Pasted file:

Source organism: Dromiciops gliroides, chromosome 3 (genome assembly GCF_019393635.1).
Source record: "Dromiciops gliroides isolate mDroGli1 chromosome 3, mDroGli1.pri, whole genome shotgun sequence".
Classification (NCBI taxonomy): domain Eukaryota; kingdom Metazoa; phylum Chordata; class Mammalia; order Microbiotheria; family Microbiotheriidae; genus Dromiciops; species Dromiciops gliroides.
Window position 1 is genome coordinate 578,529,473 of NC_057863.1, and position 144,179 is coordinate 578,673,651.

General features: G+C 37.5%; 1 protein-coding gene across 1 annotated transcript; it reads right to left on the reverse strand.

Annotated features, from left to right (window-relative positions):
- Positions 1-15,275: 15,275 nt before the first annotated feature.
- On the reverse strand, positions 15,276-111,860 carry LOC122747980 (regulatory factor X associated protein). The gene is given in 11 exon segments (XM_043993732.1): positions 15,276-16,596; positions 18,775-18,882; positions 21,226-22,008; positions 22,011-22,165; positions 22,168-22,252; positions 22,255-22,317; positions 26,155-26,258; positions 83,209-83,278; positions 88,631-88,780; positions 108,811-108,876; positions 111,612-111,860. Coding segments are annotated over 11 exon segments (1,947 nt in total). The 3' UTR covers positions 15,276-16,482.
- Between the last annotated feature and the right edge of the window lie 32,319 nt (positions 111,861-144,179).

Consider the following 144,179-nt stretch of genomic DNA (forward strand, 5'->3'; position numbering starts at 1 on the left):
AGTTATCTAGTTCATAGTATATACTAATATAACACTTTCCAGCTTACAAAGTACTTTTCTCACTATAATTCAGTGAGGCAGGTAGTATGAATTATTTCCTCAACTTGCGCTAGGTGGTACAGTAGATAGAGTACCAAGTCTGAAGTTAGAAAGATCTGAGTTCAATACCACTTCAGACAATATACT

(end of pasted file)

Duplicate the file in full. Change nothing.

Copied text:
Source organism: Dromiciops gliroides, chromosome 3 (genome assembly GCF_019393635.1).
Source record: "Dromiciops gliroides isolate mDroGli1 chromosome 3, mDroGli1.pri, whole genome shotgun sequence".
Classification (NCBI taxonomy): domain Eukaryota; kingdom Metazoa; phylum Chordata; class Mammalia; order Microbiotheria; family Microbiotheriidae; genus Dromiciops; species Dromiciops gliroides.
Window position 1 is genome coordinate 578,529,473 of NC_057863.1, and position 144,179 is coordinate 578,673,651.

General features: G+C 37.5%; 1 protein-coding gene across 1 annotated transcript; it reads right to left on the reverse strand.

Annotated features, from left to right (window-relative positions):
- Positions 1-15,275: 15,275 nt before the first annotated feature.
- On the reverse strand, positions 15,276-111,860 carry LOC122747980 (regulatory factor X associated protein). The gene is given in 11 exon segments (XM_043993732.1): positions 15,276-16,596; positions 18,775-18,882; positions 21,226-22,008; positions 22,011-22,165; positions 22,168-22,252; positions 22,255-22,317; positions 26,155-26,258; positions 83,209-83,278; positions 88,631-88,780; positions 108,811-108,876; positions 111,612-111,860. Coding segments are annotated over 11 exon segments (1,947 nt in total). The 3' UTR covers positions 15,276-16,482.
- Between the last annotated feature and the right edge of the window lie 32,319 nt (positions 111,861-144,179).

Consider the following 144,179-nt stretch of genomic DNA (forward strand, 5'->3'; position numbering starts at 1 on the left):
AGTTATCTAGTTCATAGTATATACTAATATAACACTTTCCAGCTTACAAAGTACTTTTCTCACTATAATTCAGTGAGGCAGGTAGTATGAATTATTTCCTCAACTTGCGCTAGGTGGTACAGTAGATAGAGTACCAAGTCTGAAGTTAGAAAGATCTGAGTTCAATACCACTTCAGACAATATACT